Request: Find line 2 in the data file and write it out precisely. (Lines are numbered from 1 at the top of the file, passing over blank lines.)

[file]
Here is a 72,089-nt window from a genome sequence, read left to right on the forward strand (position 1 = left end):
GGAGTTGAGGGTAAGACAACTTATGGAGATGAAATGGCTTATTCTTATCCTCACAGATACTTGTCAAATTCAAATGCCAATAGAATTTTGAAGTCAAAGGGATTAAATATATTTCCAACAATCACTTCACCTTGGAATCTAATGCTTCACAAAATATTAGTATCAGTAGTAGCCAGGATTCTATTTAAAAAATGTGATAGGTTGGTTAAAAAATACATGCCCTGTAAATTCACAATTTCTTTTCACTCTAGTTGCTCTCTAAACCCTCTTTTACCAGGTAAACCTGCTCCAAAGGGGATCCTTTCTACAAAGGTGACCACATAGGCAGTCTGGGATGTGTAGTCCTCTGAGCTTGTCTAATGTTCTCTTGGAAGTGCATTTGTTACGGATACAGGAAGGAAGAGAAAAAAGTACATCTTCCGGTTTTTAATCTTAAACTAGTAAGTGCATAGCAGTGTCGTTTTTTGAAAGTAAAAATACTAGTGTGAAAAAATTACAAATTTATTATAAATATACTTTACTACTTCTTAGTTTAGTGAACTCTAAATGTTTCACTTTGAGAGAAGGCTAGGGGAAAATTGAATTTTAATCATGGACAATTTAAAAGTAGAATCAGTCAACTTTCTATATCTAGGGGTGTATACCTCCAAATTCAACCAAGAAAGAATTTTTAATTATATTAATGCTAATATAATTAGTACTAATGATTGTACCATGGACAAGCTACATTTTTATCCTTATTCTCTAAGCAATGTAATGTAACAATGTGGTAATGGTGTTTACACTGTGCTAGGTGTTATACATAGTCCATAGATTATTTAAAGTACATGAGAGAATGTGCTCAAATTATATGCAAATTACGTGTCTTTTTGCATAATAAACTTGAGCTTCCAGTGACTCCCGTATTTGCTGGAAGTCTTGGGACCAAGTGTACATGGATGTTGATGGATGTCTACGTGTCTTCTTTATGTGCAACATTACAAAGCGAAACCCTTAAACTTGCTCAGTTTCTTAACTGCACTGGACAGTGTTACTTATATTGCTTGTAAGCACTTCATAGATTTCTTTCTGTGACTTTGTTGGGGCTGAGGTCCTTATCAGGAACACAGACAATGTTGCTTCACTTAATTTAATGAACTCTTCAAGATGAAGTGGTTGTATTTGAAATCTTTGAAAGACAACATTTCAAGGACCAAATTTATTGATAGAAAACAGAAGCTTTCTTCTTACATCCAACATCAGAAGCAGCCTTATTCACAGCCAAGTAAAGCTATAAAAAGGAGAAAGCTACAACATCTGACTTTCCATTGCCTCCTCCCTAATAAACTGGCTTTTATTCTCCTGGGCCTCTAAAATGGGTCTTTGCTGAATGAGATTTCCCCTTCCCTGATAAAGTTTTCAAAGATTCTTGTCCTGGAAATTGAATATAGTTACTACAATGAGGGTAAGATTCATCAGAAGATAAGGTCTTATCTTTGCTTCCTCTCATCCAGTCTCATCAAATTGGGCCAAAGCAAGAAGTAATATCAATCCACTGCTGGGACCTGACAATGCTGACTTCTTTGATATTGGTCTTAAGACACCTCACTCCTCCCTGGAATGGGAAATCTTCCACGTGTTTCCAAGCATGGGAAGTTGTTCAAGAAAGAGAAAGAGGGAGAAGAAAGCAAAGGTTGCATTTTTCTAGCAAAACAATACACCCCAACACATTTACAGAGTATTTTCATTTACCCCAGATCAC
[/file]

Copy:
GGAGTTGAGGGTAAGACAACTTATGGAGATGAAATGGCTTATTCTTATCCTCACAGATACTTGTCAAATTCAAATGCCAATAGAATTTTGAAGTCAAAGGGATTAAATATATTTCCAACAATCACTTCACCTTGGAATCTAATGCTTCACAAAATATTAGTATCAGTAGTAGCCAGGATTCTATTTAAAAAATGTGATAGGTTGGTTAAAAAATACATGCCCTGTAAATTCACAATTTCTTTTCACTCTAGTTGCTCTCTAAACCCTCTTTTACCAGGTAAACCTGCTCCAAAGGGGATCCTTTCTACAAAGGTGACCACATAGGCAGTCTGGGATGTGTAGTCCTCTGAGCTTGTCTAATGTTCTCTTGGAAGTGCATTTGTTACGGATACAGGAAGGAAGAGAAAAAAGTACATCTTCCGGTTTTTAATCTTAAACTAGTAAGTGCATAGCAGTGTCGTTTTTTGAAAGTAAAAATACTAGTGTGAAAAAATTACAAATTTATTATAAATATACTTTACTACTTCTTAGTTTAGTGAACTCTAAATGTTTCACTTTGAGAGAAGGCTAGGGGAAAATTGAATTTTAATCATGGACAATTTAAAAGTAGAATCAGTCAACTTTCTATATCTAGGGGTGTATACCTCCAAATTCAACCAAGAAAGAATTTTTAATTATATTAATGCTAATATAATTAGTACTAATGATTGTACCATGGACAAGCTACATTTTTATCCTTATTCTCTAAGCAATGTAATGTAACAATGTGGTAATGGTGTTTACACTGTGCTAGGTGTTATACATAGTCCATAGATTATTTAAAGTACATGAGAGAATGTGCTCAAATTATATGCAAATTACGTGTCTTTTTGCATAATAAACTTGAGCTTCCAGTGACTCCCGTATTTGCTGGAAGTCTTGGGACCAAGTGTACATGGATGTTGATGGATGTCTACGTGTCTTCTTTATGTGCAACATTACAAAGCGAAACCCTTAAACTTGCTCAGTTTCTTAACTGCACTGGACAGTGTTACTTATATTGCTTGTAAGCACTTCATAGATTTCTTTCTGTGACTTTGTTGGGGCTGAGGTCCTTATCAGGAACACAGACAATGTTGCTTCACTTAATTTAATGAACTCTTCAAGATGAAGTGGTTGTATTTGAAATCTTTGAAAGACAACATTTCAAGGACCAAATTTATTGATAGAAAACAGAAGCTTTCTTCTTACATCCAACATCAGAAGCAGCCTTATTCACAGCCAAGTAAAGCTATAAAAAGGAGAAAGCTACAACATCTGACTTTCCATTGCCTCCTCCCTAATAAACTGGCTTTTATTCTCCTGGGCCTCTAAAATGGGTCTTTGCTGAATGAGATTTCCCCTTCCCTGATAAAGTTTTCAAAGATTCTTGTCCTGGAAATTGAATATAGTTACTACAATGAGGGTAAGATTCATCAGAAGATAAGGTCTTATCTTTGCTTCCTCTCATCCAGTCTCATCAAATTGGGCCAAAGCAAGAAGTAATATCAATCCACTGCTGGGACCTGACAATGCTGACTTCTTTGATATTGGTCTTAAGACACCTCACTCCTCCCTGGAATGGGAAATCTTCCACGTGTTTCCAAGCATGGGAAGTTGTTCAAGAAAGAGAAAGAGGGAGAAGAAAGCAAAGGTTGCATTTTTCTAGCAAAACAATACACCCCAACACATTTACAGAGTATTTTCATTTACCCCAGATCAC